By Lynne Fernandez
Although the 137 page fiscal update is much shorter on detail than a full budget would be, there are enough broad strokes to give us a bit of an economic picture. And that picture generated no shortage of criticism.
No government should be immune from criticism and the checks and balances imposed by opposition parties. But society is not served by uninformed, knee-jerk criticism that is clearly meant to bolster the fortunes of partisan politics or the already wealthy. The reaction of the Winnipeg Chamber of Commerce gives us a case in point. Let’s unpack a couple of its executive vice-president Loren Remillard’s quotes that appeared in the Free Press.
“We are now facing one of the largest deficits in Manitoba’s history”. On the face of it, that’s true. But we’re also facing the largest GDP in Manitoba’s history. So the issue is whether or not the deficit – and ultimately the debt – is reasonable when compared to Manitoba’s economic activity.
The forecast deficit/GDP for core government services is 1 percent. Another useful metric is the debt/GDP ratio: Manitoba’s is forecast at 32.2 percent for 2015/16 – the fourth lowest in Canada and the 2nd lowest if the oil-producing provinces are removed (Alberta’s and Saskatchewan’s economies will likely not do so well next year). Government expenditures as a portion of GDP are only up 0.2 percent and debt servicing costs are constant, so we’re far from going to hell in a handbasket. In fact, given the sluggish global economy, now is exactly the time governments need to be spending; the private sector is not pulling its weight. Trudeau’s Liberals were elected on a promise to do just that.
Although Manitoba’s debt/GDP ratio hasn’t been this high since the Tories were in power, we’re still far from the “black-letter day” referenced by the Chamber. In fact, Manitoba is in a bit of a sweet spot: the reasonable debt/GDP ratio and low interest rates (which truly are historical) mean that Manitoba should continue borrowing to invest in our failing infrastructure and to grow necessary social programs such as childcare. The 2,000 new childcare spaces will, in the long term, pay high dividends in the form of better educational outcomes and higher labour-force participation rates for women, which in turn increases tax revenues to help pay for the investment.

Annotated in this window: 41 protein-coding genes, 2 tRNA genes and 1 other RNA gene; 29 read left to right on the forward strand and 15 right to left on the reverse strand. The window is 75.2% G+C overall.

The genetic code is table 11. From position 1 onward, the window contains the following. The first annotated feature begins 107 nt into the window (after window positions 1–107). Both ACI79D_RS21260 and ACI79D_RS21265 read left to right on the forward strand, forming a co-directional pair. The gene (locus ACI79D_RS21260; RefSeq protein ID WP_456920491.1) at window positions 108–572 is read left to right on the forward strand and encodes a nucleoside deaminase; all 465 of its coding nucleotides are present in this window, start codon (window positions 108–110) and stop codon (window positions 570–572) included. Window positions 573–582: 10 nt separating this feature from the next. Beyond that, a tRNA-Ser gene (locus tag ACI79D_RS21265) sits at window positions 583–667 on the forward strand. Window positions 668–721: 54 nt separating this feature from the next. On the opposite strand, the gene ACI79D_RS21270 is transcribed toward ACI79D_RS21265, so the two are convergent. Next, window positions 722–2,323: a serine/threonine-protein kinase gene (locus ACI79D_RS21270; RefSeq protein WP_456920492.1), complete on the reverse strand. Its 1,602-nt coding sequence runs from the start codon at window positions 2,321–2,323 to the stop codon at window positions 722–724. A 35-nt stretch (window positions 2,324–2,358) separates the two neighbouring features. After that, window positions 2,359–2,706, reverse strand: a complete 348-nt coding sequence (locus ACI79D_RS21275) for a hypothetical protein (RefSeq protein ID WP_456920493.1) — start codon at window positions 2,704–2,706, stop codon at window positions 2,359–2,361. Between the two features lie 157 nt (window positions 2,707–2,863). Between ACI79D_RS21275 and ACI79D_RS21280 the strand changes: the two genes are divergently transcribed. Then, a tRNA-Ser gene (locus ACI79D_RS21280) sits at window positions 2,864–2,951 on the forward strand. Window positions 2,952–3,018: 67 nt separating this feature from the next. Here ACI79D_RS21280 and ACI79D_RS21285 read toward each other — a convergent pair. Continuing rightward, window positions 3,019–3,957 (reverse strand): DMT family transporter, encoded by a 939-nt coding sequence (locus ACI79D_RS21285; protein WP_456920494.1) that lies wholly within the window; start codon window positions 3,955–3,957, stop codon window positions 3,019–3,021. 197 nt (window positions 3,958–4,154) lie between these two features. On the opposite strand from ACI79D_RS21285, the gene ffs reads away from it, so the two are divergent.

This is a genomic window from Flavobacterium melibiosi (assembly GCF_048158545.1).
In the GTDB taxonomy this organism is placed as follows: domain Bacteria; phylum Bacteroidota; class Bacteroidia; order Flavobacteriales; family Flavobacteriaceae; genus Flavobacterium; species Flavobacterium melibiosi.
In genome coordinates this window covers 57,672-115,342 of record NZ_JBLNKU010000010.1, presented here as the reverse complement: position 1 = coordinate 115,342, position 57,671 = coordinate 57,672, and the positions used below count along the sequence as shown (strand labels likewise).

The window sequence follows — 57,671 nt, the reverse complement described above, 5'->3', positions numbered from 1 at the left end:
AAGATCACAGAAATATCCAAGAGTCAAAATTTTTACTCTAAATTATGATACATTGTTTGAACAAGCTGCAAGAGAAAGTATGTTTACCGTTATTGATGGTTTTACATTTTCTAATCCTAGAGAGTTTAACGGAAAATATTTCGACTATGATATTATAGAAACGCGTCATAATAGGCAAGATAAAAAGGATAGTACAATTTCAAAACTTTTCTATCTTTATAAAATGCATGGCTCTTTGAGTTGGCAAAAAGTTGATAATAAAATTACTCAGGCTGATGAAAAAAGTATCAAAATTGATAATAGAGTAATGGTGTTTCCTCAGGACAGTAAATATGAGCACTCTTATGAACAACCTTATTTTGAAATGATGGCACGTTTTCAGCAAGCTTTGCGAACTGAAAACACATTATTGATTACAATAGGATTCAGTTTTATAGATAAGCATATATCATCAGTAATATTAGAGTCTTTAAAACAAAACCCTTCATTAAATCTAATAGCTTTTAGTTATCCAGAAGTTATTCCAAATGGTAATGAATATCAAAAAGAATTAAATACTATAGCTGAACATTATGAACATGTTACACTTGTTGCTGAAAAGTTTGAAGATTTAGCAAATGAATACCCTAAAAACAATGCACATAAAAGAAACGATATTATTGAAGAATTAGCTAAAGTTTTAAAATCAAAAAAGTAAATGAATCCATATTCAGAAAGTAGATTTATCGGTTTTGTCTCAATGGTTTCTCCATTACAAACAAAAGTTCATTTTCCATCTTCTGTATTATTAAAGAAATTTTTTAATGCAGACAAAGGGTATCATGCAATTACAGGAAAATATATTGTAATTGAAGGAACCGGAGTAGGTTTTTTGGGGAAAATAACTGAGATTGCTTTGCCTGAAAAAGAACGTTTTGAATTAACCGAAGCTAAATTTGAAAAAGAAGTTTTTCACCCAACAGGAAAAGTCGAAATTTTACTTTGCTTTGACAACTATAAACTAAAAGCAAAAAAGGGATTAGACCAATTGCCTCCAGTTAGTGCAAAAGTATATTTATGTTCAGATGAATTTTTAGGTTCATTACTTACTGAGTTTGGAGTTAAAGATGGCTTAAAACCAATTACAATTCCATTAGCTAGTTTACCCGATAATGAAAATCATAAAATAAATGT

The Chamber also claimed that “. . . the only steady growth happening in Manitoba is in terms of our deficit.” This statement is patently wrong. If one takes the time to study the forecast, one will see that Manitoba’s GDP growth is forecast at 2.4 percent – the third highest in Canada and our employment growth forecast is also third highest in the country. Productivity has also been growing well ahead of the national average, along with capital investment – information the Chamber should be well aware of. With the exception of the Great Recession when everyone’s economy shrunk, Manitoba’s GDP has been growing steadily for over a decade.
Ironically the same day the Free Press carried its coverage of the fiscal update, a small piece appeared on the back page of the business section (B8 – March 9, 2016). The Conference Board of Canada’s most recent update has Manitoba’s economy expanding by 2.3 percent based on “the strength of healthy growth in a number of key sectors such as agriculture construction, manufacturing and the service sector.” The strong growth it predicts in the construction sector (4.4 percent this year: 10 percent – yes, ten) in 2017 is partly attributed to the provincial government’s large infrastructure investments – investments paid for by deficits. We should point out that the Chamber’s members profit from such expenditures.
No one is saying that a sitting government shouldn’t be pushed to do better or be removed from public scrutiny. But all Manitobans – including the Chamber’s members – would be better served if a higher standard of analysis were applied – a standard that at minimum was accurate and honest.
First published in the Winnipeg Free Press, Saturday March 12, 2016.
Lynne Fernandez is the Errol Black Chair in Labour Issues at the Canadian Centre for Policy Alternatives Manitoba